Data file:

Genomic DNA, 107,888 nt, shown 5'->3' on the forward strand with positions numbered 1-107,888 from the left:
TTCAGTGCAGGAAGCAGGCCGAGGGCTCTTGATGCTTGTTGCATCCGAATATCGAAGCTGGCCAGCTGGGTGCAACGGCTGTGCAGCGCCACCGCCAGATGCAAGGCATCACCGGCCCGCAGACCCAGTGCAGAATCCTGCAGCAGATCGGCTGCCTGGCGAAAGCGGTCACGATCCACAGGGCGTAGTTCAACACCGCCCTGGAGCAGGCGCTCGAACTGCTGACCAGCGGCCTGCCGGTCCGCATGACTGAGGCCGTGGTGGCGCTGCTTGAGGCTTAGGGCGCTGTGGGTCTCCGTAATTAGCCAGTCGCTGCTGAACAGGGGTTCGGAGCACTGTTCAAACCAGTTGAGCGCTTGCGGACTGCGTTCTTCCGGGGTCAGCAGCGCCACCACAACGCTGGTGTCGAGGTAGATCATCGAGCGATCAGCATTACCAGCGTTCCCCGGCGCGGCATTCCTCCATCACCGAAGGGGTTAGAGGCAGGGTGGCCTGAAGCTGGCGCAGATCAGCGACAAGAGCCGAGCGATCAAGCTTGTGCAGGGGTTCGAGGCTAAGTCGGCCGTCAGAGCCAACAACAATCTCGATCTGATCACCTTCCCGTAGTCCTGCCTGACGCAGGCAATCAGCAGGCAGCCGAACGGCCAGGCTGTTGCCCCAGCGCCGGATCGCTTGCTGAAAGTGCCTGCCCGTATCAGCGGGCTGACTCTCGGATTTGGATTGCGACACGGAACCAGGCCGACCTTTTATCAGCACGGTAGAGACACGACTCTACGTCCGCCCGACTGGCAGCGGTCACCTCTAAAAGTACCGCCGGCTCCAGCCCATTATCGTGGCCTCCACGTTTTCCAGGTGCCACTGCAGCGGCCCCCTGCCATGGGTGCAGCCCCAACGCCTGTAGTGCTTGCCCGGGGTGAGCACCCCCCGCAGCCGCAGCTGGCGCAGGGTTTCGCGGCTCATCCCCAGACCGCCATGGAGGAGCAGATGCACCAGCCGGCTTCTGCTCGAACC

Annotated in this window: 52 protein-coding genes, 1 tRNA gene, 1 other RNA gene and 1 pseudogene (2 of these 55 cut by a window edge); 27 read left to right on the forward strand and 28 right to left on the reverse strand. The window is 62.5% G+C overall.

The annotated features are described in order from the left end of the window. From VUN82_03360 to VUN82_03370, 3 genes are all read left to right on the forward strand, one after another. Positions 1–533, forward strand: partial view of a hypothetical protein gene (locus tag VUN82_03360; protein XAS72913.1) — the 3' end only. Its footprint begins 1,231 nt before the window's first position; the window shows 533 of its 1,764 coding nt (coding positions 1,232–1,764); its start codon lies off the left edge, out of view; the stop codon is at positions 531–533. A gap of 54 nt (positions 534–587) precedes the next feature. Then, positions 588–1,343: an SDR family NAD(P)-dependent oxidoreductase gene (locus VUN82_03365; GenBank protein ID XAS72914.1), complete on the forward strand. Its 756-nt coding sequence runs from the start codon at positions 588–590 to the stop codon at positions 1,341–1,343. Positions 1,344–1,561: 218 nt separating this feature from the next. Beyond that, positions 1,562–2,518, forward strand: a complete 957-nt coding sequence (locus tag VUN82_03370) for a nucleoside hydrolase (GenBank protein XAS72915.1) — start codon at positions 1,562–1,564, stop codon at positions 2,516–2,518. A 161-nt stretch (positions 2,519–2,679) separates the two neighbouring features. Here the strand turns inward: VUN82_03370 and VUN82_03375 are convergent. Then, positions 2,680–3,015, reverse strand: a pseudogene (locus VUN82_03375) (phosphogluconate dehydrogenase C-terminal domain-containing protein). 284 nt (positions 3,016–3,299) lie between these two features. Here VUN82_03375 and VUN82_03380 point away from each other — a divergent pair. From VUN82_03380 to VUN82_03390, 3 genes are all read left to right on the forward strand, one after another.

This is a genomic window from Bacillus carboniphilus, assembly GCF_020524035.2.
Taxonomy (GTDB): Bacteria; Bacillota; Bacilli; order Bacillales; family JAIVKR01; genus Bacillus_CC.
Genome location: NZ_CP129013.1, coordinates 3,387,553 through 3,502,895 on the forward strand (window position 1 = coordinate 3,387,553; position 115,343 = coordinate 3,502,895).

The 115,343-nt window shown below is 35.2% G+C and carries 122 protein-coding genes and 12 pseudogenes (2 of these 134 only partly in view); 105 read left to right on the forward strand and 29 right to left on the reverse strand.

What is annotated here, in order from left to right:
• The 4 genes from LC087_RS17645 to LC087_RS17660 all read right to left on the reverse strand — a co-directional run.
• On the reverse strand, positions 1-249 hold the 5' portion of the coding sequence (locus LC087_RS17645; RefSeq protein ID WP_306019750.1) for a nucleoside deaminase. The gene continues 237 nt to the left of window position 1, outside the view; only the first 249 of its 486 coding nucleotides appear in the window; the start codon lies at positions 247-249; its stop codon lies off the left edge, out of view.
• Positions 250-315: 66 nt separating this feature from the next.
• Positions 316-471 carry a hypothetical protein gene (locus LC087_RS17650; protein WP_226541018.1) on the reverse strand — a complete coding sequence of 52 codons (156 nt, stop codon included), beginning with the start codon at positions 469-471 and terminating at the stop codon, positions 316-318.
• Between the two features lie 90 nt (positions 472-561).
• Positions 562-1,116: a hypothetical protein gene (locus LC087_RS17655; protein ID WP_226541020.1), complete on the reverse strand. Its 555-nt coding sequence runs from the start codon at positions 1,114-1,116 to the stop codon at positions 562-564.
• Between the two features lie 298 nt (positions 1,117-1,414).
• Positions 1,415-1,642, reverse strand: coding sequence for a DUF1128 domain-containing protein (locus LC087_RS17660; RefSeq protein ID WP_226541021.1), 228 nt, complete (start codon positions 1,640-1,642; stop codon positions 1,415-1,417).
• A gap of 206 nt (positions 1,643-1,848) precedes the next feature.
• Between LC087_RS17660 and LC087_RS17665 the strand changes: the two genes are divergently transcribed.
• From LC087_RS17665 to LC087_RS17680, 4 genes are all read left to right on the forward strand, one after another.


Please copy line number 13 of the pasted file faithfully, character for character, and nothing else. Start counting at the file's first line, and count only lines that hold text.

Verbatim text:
• Positions 316-471 carry a hypothetical protein gene (locus LC087_RS17650; protein WP_226541018.1) on the reverse strand — a complete coding sequence of 52 codons (156 nt, stop codon included), beginning with the start codon at positions 469-471 and terminating at the stop codon, positions 316-318.